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Dear Liz: I have three credit cards that are in my name only, plus a small loan at my credit union. My husband did not sign for any of these, nor does he know the extent of my debt, which is about $10,000. If I should die before I can get them paid off, will he be responsible for my debt?
Answer: Your debts become an obligation of your estate when you die. That means creditors will be paid out of the assets you leave behind. The extent to which creditors can make a claim on jointly owned assets — such as, say, your home — varies by state. In a community property state such as California, debts are generally considered owed by both people in a marriage, so a jointly owned home would be fair game. In other states, creditors could go after assets co-owned by your husband if the debts were incurred to benefit you both.
That’s not the only reason secret debts are a bad idea. Every day you hide these debts, you’re lying to your spouse about your true financial picture, both as an individual and a couple. Even if you keep your financial accounts strictly separate, you should have a clear idea of each other’s assets and obligations so you can plan your future together.
If you’re keeping mum because you’re worried your spouse will get violent, call the National Domestic Violence Hotline at (800) 799−SAFE (7233) for advice and help.
Otherwise, it’s time to come clean so that the two of you can work out a plan to pay off your debt and prevent you from incurring more.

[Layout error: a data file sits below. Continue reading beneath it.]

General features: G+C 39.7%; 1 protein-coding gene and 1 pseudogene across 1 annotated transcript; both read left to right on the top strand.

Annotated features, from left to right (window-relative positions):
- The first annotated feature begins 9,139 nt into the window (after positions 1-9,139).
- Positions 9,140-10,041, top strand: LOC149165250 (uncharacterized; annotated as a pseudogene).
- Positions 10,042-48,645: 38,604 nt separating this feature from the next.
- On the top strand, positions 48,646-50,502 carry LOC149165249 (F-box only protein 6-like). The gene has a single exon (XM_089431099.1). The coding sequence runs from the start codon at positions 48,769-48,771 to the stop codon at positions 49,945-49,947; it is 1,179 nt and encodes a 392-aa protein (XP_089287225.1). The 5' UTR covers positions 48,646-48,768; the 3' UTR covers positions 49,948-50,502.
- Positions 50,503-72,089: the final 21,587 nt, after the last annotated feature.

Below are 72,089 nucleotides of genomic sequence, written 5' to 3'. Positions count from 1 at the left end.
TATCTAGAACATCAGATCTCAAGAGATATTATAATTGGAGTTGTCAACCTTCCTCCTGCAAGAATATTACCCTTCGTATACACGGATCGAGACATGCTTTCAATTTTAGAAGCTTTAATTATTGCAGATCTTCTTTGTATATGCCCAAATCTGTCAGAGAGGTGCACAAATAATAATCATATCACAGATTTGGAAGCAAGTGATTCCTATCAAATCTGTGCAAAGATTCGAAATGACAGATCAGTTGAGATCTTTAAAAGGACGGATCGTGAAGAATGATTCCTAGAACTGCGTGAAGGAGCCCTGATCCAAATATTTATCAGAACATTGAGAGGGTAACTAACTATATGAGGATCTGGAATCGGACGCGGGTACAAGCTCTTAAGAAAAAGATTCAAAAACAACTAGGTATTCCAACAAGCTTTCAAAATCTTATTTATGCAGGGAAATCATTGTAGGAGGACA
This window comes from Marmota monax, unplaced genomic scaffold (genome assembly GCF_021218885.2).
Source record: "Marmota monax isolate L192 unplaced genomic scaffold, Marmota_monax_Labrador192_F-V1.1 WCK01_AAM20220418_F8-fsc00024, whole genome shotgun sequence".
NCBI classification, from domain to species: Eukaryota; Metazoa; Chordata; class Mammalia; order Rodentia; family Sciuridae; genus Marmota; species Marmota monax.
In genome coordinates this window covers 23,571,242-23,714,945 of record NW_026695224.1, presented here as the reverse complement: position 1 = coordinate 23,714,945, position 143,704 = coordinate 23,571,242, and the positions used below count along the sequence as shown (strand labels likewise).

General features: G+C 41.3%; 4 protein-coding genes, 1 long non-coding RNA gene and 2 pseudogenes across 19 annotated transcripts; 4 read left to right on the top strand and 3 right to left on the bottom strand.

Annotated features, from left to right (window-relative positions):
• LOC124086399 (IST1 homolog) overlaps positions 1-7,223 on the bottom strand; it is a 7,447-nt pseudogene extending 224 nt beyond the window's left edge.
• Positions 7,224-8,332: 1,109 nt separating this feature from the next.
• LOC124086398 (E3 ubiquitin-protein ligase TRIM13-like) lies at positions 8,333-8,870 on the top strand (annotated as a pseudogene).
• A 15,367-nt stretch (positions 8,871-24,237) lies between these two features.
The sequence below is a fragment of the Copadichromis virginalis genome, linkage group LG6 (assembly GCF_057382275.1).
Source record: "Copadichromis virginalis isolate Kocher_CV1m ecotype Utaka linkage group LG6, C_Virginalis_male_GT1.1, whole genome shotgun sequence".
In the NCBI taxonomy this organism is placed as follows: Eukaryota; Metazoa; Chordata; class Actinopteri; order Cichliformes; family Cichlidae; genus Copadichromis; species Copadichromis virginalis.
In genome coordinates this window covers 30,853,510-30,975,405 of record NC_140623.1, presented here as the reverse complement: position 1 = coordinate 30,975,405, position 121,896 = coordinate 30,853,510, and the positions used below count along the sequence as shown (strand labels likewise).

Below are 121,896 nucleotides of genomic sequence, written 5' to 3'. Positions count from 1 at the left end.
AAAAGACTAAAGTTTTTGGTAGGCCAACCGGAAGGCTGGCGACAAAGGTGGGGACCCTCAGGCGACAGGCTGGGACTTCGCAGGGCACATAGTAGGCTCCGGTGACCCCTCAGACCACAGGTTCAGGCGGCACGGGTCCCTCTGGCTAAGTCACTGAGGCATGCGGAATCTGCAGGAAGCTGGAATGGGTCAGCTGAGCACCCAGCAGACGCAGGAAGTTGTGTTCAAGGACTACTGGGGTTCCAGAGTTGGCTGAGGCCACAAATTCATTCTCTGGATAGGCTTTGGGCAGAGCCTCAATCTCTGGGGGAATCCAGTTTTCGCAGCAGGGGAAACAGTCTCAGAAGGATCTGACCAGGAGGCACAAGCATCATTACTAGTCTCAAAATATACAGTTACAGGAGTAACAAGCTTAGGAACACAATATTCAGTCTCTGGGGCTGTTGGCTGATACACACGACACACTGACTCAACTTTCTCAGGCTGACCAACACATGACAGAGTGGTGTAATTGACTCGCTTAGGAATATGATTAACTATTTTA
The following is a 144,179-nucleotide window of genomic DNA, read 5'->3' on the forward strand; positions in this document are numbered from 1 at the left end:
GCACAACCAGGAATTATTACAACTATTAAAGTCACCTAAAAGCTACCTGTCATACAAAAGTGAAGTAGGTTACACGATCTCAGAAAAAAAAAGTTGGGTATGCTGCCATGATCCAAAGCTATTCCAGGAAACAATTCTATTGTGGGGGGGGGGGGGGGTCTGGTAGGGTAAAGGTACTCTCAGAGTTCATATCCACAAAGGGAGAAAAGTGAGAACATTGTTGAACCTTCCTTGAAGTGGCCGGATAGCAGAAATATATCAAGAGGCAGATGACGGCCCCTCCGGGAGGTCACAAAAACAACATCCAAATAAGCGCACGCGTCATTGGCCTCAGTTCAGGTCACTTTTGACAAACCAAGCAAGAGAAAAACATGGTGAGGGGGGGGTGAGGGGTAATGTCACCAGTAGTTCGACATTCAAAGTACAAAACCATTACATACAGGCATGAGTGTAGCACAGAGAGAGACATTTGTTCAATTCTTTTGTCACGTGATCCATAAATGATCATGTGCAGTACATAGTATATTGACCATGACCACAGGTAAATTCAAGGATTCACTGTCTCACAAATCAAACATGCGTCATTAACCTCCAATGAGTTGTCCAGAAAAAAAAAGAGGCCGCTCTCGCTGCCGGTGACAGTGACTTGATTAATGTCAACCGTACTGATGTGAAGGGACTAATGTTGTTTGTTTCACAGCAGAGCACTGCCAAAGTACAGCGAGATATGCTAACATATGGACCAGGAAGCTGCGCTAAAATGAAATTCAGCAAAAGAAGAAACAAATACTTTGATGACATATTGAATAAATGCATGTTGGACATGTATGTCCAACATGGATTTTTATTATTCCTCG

Dear Liz: I want to see all three of my credit reports with scores and fix some things on there that could be in error. What site do you recommend to get all three with scores?
Answer: You have a federally mandated right to see your credit reports once a year, and you can access those reports at http://www.annualcreditreport.com. That is the one and only federally authorized site. There are plenty of look-alikes, so make sure you get to the right place. Each of your three reports will include links that will allow you to dispute errors.
When you access your reports, you may be offered credit scores either for a fee or as an inducement to sign up for credit monitoring. Typically, these scores are not the FICO scores that most lenders use. If the word “FICO” is not in the name of the credit score being offered, it’s not an actual FICO score.
To get your FICOs, you’ll need to go to MyFico.com. Currently, you can buy two of your three FICOs — the ones from Equifax and TransUnion — for $19.95 each. Experian has announced it will soon offer FICOs through MyFico.com as well.
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About $23,000, according to this post from Insure. com:
Insure.com’s 2013 Father’s Day Index puts Dad’s household tasks at $23,344 a year, up from last year’s $20,248. The increase is largely due to higher mean hourly wages for drivers, teachers, coaches and plumbers, according to Bureau of Labor Statistics data.
Moms will likely feel slighted this year. Although Mom’s 2013 value is higher than Dad’s at just under $60,000, mothers have been seeing their value drop every year.
These surveys have to be taken with a grain of salt. The ones that put Mom’s value in the six figures need a whole shaker, since they typically value Mom’s contributions as chauffeur, cook and event organizer at the same rates you’d pay a top-ranked professional–rather than the amount you’d pay a nanny or other caregiver to perform the same functions.
But still, they’re kind of fun to read, and they could remind you that life without Dad (or Mom) could be expensive, which is why you want life insurance if others are financially dependent on you.
There’s no way to completely protect yourself from identity theft, but here are some ways to boost your financial immune system.
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Financial advice that stands the test of time.
If you want to see your work in print, become an advertiser, not a reporter.
Including tips on how to improve your credit score.
Growing your own vegetables is a great idea. Spending $3500 on a vegetable garden is not.
The Consumer Financial Protection Bureau found overdrawing their accounts cost customers an average of $225 per year.